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Credit: EE Berger
The Way We Eat

“One More Year Could Be Big for Me.” Olympic Weight Lifter Kate Nye Talks Mental Health, Gummy Bears, and Tokyo 2021.

updated Jul 16, 2020
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NameKate Nye
Location: Detroit, MI
How many people regularly eat together in your home? 2; Kate and her husband.

In a way, a huge weight was lifted for Kate Nye when the IOC announced that the Summer Olympic Games in Tokyo were officially postponed to July 2021 (due to the coronavirus pandemic). The Team USA weight lifter, who had already qualified for the games over the span of 18 grueling months, was just glad they hadn’t been cancelled altogether.

For the time being, Kate is choosing to look on the bright side and focus on another year of training to get even stronger than she already is. (Seriously, check out her Instagram to watch her in action.) Kate’s goal is the same as it always has been: to stand at the top of the podium next summer wearing the gold medal.

We managed to squeeze in some gym time with Kate in her Detroit garage where she just so happens to train every day (even when stay-at-home orders aren’t in place). Here’s what Kate has to say about her mental health journey, her favorite snack between lifts, and keeping her eyes on the prize.

Credit: EE Berger

How did you get into weight lifting?
I had been a competitive gymnast for 11 years, but I tore my meniscus and needed surgery. After the surgery, I decided I didn’t love it anymore and had no interest in going back. When I stopped training 25 hours a week I didn’t know what to do with myself, got out of shape, and was really unhappy. A friend of mine signed us both up for a Cross Fit intro class about four years ago. A few years in, I decided to switch to weight lifting because my coach and I knew I had unlimited potential competitively. It was something that I wanted to give a shot.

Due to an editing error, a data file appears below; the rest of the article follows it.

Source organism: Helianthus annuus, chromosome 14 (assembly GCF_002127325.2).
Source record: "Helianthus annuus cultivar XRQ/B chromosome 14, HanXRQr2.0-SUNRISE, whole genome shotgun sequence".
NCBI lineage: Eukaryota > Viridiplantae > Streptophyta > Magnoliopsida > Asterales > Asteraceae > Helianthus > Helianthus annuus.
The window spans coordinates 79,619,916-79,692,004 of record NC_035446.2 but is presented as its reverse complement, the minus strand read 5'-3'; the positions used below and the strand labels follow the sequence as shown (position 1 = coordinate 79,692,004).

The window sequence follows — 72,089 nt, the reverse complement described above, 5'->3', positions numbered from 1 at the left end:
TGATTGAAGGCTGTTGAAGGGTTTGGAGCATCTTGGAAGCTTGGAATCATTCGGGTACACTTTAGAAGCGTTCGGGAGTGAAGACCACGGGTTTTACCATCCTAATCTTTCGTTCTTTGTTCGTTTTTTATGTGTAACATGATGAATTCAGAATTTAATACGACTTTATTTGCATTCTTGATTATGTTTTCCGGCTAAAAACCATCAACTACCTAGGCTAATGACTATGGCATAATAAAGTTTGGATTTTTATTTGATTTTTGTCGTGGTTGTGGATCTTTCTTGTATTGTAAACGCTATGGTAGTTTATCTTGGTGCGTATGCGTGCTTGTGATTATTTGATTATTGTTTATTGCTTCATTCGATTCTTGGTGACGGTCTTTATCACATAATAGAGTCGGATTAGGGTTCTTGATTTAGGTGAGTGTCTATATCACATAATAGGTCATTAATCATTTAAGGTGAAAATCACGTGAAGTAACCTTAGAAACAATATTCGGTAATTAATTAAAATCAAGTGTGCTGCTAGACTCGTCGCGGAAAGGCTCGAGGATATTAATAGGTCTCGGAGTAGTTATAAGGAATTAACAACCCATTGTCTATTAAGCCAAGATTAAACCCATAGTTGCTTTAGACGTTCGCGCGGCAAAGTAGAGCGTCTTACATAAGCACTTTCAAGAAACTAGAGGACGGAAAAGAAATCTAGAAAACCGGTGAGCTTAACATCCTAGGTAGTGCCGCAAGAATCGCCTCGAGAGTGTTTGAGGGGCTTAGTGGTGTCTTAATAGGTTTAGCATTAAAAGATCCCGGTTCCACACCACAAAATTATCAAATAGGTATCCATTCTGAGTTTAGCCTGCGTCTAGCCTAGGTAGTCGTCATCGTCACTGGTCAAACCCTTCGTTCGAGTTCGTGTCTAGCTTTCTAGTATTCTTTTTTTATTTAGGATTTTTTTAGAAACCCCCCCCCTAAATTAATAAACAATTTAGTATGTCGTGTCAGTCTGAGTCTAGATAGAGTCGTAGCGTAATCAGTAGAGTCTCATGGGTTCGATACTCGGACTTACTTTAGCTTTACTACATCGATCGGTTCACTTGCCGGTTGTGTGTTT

Credit: EE Berger

I imagine what you eat is super important to how you train. What does a day of food look like?
Every morning my husband makes me an egg white scramble with turkey sausage, lots of vegetables, and pico de gallo. I like to put hot sauce on it. It’s a good amount of protein and the scramble is usually all I really want. When I’m in competition mode, I usually add one or two pieces of whole-wheat toast to make sure I get those carbs in. I usually don’t make a lunch, honestly. I snack throughout the day, have leftovers from dinner, some fruit, or a smoothie.

After training I’m really hungry and ready for dinner. We always do a main meat and work around that. Pasta with ground beef, chicken with rice, last night we had brats. I don’t eat super strictly by any means. I did have to bulk for my Olympic weight class, so I had to gain a lot of weight.

How did you do it?
My approach is just to take my time and not make myself miserable. I make sure I’m getting lots of protein and quality carbs, and if at night I want some ice cream, I have some ice cream. Counting calories really messes with my mind and stresses me out. I have a body that can gain weight really easily, so I knew if I just ate what I wanted, and ate intuitively, I would gain the weight naturally and I did.

Credit: EE Berger

What kind of mental toll does that take?